Biosimilars: Reviving the Conversation Amid Shifting Market Tides

The trajectory for biosimilars has seemingly changed. Given the recent uptick in development and approvals, combined with brand-name patents on the verge of expiration, employers may not have to wait much longer to realize the savings potential of biosimilars.

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November 30, 2022

In March 2015, the first biosimilar drug was granted Food and Drug Administration (FDA) approval in the United States. Employers rejoiced at the prospect of what this could mean for drug spend going forward. At launch (in the U.S.), the list price differential for biosimilar drugs to their branded counterparts is approximately 15%-35% lower.1 Such savings may grow as more biosimilars come to market, stimulating market competition and creating the potential for deeper discounts on some very high-cost specialty medications.

But this potential has yet to be realized. Instead of seeing a biosimilar marketplace roar to life, the industry saw a painstakingly slow trickle of products reach the market over the last 6 years, with many more currently stuck in the pipeline. To date, the FDA has approved a total of 39 biosimilars, spanning five therapeutic categories: oncology, supportive care oncology, autoimmune conditions, ophthalmology and diabetes. Of these, 25 have been launched on the market, with the majority indicated for oncology or supportive oncology care. As a result, almost all current biosimilar costs have been flowing through the medical benefit. The first biosimilar to flow through the pharmacy benefit, Semglee, is the first biosimilar approved for diabetes care. It was also the first interchangeable biosimilar on the U.S. market. An interchangeable biosimilar is one that can be prescribed by the pharmacist without receiving a new prescription, much like a generic can be substituted for a name brand. At present, only three biosimilars have earned an interchangeable designation from the FDA; two are currently on the market. More manufacturers are expected to request interchangeable status for their products in the next year.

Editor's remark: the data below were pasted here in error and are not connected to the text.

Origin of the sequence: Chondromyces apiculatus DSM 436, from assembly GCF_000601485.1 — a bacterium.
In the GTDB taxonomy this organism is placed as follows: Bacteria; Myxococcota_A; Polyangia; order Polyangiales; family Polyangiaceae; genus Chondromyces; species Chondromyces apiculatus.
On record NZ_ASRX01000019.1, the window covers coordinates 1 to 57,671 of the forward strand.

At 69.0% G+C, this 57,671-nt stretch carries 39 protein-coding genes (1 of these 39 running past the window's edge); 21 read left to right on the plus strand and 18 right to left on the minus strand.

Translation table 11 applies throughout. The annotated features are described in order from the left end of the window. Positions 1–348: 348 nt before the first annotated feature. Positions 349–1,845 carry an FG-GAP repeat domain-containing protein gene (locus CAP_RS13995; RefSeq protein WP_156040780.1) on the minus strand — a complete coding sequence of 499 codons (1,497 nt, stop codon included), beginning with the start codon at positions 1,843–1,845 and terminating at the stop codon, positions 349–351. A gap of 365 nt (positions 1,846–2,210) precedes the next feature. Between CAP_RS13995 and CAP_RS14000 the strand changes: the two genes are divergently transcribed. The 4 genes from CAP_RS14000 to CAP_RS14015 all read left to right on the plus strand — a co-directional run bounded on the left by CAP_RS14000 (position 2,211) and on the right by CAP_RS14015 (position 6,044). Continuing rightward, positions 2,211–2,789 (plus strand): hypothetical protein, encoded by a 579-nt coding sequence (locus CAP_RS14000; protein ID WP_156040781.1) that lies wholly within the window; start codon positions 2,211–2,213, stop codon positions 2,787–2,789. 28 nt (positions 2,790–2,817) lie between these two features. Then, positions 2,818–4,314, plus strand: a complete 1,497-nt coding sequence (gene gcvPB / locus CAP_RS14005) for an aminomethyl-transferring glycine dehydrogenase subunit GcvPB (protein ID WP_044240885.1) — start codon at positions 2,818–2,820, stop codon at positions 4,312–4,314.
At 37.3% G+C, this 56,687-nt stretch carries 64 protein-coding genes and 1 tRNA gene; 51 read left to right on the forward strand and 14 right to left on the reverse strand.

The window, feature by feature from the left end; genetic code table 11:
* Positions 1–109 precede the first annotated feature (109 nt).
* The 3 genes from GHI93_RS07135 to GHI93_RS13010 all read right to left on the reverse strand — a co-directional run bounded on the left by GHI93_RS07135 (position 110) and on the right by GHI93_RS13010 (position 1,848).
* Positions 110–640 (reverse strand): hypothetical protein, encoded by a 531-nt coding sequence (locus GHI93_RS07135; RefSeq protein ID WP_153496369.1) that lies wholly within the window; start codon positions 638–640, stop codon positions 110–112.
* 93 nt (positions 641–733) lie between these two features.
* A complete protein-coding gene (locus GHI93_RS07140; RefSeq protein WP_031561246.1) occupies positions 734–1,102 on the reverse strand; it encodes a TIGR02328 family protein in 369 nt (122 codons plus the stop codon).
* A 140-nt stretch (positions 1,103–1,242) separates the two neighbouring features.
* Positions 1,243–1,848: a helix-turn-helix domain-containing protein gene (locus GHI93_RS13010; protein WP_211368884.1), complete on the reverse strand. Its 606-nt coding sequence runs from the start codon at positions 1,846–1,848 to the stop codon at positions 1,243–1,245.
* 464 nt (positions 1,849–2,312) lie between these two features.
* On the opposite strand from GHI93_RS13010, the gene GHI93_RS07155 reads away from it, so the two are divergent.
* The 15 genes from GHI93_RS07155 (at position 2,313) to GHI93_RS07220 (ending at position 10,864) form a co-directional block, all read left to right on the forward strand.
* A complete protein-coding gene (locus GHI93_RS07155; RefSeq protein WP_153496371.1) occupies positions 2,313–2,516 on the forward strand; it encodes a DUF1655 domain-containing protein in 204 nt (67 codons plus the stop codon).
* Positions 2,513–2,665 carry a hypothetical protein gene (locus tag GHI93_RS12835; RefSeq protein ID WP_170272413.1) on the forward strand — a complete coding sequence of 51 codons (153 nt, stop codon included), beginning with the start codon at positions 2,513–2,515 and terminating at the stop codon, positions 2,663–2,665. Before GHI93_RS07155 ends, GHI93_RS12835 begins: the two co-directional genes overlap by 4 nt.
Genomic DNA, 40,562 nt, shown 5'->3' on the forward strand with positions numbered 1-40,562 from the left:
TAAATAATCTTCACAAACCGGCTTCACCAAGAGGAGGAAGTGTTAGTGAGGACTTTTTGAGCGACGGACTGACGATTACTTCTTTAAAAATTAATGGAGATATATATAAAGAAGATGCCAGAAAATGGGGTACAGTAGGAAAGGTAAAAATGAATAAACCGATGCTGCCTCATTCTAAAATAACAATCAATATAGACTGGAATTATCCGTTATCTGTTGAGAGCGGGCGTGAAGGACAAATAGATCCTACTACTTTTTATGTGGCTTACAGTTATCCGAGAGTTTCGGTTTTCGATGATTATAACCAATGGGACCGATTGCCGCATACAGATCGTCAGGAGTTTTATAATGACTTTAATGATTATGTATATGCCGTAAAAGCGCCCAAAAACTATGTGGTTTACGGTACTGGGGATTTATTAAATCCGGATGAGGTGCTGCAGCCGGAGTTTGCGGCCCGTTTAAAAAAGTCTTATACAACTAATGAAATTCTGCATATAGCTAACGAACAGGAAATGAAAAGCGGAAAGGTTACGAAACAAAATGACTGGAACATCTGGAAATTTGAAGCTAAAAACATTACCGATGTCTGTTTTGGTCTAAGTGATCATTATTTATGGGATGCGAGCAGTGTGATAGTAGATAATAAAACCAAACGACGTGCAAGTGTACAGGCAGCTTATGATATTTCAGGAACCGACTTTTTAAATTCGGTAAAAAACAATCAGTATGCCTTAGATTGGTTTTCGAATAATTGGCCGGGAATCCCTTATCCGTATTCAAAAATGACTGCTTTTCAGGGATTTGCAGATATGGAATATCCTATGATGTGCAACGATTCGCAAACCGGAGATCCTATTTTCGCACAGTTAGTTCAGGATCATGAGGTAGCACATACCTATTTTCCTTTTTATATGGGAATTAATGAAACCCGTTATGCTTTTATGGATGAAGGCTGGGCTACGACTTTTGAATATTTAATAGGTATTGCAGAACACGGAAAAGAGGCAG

Biosimilar 101

A biosimilar can be viewed as a “generic” version of a brand-name biologic drug. However, contrary to most generics, a biosimilar drug is not an exact chemical replica of its brand-name counterpart. In fact, biologics and biosimilars are not generated from chemical structures at all, but rather are made within living systems (e.g., yeast, bacteria or animal cells) and are much more structurally complex than small molecule generics (Figure 1). Given these natural sources of origin, the biosimilar drug’s structure ends up being highly similar to but not exactly the same as its biologic reference product (Figure 2). This may result in minor differences in clinically inactive drug components, but “no clinically meaningful differences” in terms of drug safety, purity and potency.2, 3 Because analytical, animal and clinical studies are based on a comparison of the biosimilar to the reference product, the FDA is able to approve a biosimilar without requiring as many clinical trials as were dictated for the reference product. Essentially, the biosimilar sponsor is able to rely on the safety and efficacy work completed by the reference product’s sponsor and focus on a comparative assessment.4